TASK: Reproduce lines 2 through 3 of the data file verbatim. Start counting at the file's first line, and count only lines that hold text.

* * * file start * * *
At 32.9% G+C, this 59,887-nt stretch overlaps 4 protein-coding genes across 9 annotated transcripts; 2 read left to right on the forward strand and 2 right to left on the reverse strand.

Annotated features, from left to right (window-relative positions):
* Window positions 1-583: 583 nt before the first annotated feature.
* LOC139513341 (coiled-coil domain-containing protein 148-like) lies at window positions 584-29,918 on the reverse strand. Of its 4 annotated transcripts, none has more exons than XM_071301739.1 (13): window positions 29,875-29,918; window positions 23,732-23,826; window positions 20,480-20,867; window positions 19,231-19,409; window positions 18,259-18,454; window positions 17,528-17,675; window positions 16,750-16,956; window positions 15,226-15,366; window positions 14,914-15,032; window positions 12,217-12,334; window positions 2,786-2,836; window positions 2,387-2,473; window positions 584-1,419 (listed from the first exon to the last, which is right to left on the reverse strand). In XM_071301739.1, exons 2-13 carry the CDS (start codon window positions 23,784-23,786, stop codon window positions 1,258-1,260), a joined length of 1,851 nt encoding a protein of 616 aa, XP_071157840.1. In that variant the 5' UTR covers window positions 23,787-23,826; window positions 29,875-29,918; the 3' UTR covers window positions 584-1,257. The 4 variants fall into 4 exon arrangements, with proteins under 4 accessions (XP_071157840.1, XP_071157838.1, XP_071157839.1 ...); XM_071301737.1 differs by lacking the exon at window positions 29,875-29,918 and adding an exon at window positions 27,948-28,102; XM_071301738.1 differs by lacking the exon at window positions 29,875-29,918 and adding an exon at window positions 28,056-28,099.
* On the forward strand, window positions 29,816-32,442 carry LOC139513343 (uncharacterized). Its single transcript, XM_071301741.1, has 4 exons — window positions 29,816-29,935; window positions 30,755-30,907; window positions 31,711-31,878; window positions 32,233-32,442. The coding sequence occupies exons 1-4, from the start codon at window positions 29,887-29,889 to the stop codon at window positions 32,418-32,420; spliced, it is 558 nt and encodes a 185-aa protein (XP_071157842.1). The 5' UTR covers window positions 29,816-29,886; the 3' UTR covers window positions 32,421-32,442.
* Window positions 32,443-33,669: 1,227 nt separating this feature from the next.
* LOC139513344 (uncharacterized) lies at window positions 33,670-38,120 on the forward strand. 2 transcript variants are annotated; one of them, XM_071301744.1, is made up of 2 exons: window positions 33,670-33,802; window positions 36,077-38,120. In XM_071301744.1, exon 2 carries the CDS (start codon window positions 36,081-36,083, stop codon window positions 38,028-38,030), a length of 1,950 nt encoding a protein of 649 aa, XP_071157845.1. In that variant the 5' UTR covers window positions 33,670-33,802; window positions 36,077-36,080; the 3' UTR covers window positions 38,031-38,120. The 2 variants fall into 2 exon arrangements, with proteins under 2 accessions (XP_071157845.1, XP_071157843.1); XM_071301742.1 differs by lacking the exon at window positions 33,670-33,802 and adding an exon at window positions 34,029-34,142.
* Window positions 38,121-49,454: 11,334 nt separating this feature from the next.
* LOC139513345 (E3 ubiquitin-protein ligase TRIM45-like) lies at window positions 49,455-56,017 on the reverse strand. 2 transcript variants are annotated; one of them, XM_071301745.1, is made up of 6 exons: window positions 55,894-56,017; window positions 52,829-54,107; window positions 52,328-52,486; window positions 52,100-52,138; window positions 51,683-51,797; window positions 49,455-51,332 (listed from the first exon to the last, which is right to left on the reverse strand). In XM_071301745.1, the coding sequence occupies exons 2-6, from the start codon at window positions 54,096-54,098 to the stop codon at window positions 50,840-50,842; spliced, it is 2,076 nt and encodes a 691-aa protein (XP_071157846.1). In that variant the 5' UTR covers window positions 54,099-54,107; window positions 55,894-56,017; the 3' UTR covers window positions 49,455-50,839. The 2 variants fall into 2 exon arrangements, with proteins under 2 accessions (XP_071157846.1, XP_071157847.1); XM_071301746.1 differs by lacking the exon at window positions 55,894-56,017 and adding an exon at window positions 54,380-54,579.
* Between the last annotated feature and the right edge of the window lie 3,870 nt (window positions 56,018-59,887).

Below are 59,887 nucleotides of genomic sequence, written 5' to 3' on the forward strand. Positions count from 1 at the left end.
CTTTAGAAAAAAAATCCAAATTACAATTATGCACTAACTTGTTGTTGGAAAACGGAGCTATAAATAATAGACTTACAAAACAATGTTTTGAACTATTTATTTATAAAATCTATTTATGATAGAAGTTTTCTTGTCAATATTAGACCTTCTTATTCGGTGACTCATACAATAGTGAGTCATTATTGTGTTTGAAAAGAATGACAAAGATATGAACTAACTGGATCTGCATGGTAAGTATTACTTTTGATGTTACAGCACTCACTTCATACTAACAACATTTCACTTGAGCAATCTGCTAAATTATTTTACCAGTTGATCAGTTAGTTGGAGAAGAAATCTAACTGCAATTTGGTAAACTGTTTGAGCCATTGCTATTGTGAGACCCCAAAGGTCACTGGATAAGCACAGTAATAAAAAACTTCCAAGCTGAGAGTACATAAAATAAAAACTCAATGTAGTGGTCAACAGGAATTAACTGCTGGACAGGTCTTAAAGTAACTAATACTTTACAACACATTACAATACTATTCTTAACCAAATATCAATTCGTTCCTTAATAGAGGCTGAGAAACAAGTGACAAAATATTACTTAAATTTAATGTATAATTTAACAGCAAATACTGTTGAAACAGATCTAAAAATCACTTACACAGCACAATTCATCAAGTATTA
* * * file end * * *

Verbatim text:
Annotated features, from left to right (window-relative positions):
* Window positions 1-583: 583 nt before the first annotated feature.